Bad Cop: We would have seen more bands but there were a lot of no-shows.

Good Cop: I don’t want to get into that.

Bad Cop: It’s germane to the conversation.

Good Cop: OK. The boss at this blog had mapped out a plan that sent us all over town, with plenty of choices depending on how much time we needed to get from Point A to Point B and so on. I’m sure we were the only people in town who were doing anything that crazy!

Bad Cop: As expected, lots of people who were on the Make Music NY master calendar either didn’t get to where they were supposed to be on time, or completely blew off their sets.

Good Cop: The program made a point of saying that set times were approximate…

Bad Cop: Approximate doesn’t mean nonexistent. This happens every year. I blew this off last year but I went to the one the year before, at least tried to, and saw a grand total of two bands in about six or seven hours and most of that was on the subway since everywhere I went, there was nothing to indicate that anyone was going to play there. I might do this next year if Blog Boss asks, when it’s on a Sunday, but after next year, there’s no way in hell I’m blowing off work just so I can run all over town on the hottest day of the year.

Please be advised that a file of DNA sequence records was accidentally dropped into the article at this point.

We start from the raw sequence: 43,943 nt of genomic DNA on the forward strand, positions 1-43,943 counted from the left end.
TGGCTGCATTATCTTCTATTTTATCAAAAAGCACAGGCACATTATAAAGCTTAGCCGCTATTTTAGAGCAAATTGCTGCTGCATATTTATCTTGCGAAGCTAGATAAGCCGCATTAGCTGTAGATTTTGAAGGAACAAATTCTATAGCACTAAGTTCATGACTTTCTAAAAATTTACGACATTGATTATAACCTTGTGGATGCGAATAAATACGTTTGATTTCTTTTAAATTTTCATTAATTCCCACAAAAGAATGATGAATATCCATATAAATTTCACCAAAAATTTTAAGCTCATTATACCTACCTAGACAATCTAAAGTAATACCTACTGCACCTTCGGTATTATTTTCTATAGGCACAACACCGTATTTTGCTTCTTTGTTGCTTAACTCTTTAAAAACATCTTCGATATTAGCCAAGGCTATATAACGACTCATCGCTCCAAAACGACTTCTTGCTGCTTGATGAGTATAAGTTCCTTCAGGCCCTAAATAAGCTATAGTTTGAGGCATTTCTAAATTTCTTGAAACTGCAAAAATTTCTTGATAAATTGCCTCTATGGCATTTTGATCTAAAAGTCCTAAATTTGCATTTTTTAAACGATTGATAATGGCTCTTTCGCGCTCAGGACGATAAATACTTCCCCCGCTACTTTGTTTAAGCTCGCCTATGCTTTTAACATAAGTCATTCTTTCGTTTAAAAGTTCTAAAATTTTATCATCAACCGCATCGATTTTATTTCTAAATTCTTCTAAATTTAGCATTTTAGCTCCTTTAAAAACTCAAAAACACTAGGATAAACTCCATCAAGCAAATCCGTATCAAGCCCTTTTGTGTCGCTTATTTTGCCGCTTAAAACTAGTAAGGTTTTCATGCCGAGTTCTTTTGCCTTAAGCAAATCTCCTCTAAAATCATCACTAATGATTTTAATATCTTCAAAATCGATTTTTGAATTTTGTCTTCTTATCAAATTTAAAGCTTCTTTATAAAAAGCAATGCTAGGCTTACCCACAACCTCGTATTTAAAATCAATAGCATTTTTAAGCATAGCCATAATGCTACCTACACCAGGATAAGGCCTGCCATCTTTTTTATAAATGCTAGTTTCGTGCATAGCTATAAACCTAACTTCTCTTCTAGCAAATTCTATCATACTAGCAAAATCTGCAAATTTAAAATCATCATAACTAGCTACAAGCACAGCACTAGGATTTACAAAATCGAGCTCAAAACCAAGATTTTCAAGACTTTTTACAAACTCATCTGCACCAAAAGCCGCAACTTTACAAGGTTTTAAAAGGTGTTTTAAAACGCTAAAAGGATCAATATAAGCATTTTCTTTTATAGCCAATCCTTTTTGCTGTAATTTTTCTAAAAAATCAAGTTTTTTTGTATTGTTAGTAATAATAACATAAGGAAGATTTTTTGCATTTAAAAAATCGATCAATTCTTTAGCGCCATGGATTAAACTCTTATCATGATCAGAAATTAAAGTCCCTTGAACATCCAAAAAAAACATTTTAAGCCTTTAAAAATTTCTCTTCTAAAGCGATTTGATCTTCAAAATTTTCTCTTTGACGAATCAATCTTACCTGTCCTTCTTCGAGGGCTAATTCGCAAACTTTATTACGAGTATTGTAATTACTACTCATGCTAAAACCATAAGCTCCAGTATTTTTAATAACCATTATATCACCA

Good Cop: This year the weather couldn’t have been better, and it cooled off even more at night.

Bad Cop: Temporary reprieve. Don’t count your chickens.

Good Cop: Good point. Anyway, let’s tell the people about who we saw, starting with Ensemble Et Al. How would you describe this band?